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Towables: Past to Present

Towables: Past to Present

July 17, 2015

Towables: Past to Present 

As a child of the '80s, I have to start this story with a throwback story to the good ole days. Or maybe I should say the scary old days where we used to go to my grandpa's barn and pull out the old tubes that had been laying around for years. They had air bulges from overexposure to the sun and were patched with super glue. My parents would throw life jackets on us and drop us off to float the Henry's Fork of the Snake River all day. We'd take those same tubes on the boat and my dad would tie a frayed rope through the center and we'd be off. 

I am in my 30s and feel like the variety of tubes today are far superior to those when I was growing up. The history of water towables and tubes goes back to the 20th century, when people used inner tubes to float rivers and lakes. A somewhat accepted belief is tubing originated in Thailand, when Princess Chumbhot of Nagara Svarga brought 100 or so old inner tubes to her estate in the Chong Lom Valley and invited the neighbors to ride them down the river. At first the tubing princess thought only a few friends would want to join her new water sport. But when news of the fun was featured on a Siamese TV show, people began flocking to her southern Nakhon Nayok province by the hundreds, hoping to join in. She began charging admission and rental fees for what was surely the first lazy river park to ever be invented.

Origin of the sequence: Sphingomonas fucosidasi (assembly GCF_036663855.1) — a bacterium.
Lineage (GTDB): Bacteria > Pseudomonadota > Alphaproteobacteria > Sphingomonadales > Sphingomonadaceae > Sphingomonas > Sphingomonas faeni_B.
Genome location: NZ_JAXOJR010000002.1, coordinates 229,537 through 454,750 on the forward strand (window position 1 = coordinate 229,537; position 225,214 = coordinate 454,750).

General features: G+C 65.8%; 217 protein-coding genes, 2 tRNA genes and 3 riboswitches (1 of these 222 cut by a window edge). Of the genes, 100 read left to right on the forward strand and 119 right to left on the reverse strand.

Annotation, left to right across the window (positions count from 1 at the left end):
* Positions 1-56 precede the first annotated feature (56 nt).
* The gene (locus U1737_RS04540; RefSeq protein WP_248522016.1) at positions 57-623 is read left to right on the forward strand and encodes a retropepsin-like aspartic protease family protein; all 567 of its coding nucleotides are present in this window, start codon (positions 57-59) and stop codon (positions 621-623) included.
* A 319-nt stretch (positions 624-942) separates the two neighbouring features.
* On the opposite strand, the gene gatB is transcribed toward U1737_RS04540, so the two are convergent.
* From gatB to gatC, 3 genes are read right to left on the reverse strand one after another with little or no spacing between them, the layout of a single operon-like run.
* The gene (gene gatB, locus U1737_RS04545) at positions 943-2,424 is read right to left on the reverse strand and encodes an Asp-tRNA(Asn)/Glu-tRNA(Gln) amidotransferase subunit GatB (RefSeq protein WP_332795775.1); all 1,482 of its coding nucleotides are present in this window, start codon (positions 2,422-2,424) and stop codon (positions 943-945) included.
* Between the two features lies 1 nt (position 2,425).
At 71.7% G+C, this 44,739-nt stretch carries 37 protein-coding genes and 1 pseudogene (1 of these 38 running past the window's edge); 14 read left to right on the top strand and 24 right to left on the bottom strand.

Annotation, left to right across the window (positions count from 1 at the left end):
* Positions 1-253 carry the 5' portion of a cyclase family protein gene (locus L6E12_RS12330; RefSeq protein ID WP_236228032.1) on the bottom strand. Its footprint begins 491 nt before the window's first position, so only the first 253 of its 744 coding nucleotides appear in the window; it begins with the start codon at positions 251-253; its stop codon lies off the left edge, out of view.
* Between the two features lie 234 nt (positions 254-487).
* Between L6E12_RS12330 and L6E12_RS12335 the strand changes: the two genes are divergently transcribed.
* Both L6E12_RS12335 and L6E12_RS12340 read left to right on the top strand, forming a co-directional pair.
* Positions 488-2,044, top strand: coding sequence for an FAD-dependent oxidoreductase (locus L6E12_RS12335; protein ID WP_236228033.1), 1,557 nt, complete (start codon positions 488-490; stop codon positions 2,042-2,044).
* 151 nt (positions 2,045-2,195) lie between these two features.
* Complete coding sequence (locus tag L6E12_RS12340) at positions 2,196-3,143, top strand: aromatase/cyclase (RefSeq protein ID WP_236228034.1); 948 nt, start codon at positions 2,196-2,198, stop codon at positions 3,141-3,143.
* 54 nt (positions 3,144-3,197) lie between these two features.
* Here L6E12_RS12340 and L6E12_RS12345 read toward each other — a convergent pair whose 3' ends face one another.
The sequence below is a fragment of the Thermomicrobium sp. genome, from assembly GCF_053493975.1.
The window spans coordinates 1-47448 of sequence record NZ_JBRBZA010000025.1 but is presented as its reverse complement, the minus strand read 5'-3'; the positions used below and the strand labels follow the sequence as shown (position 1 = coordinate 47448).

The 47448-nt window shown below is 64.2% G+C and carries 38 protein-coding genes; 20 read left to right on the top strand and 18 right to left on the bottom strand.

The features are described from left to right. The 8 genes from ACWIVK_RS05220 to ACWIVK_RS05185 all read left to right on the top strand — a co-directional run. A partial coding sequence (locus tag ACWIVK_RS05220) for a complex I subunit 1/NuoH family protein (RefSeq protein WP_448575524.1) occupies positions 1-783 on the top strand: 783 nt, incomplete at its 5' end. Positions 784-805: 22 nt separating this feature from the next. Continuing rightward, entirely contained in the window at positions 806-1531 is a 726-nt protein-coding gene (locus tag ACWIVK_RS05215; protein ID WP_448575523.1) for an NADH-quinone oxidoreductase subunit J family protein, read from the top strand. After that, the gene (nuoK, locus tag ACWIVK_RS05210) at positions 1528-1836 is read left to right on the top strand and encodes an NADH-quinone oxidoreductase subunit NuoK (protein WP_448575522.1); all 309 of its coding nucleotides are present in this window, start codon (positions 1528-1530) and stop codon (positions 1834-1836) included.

When the sport crossed the ocean, innovation really set in. One of the great things about America is nothing stays basic for long. Tubes, towables and floats now have multiple safety and performance features. With Airhead products, you'll find Speed Safety Valves for fast easy inflating and deflating. Kwik Connect tow points, which provide for easy hook-ups. Heavy gauge RF welded vinyl bladder inside with a double-stitched full nylon cover and self-bailing drain vents. As you can tell, these aren't your grandfather's tubes and black inner tubes are a thing of the past. 

Even a few decades ago, people couldn't have imagined safely riding behind a speed boat with multiple riders. Now you can tow a towable with up to six riders, all with safety handles and their own designated areas. This makes it a sport the whole family can enjoy. 

 

Article written by Katie Burke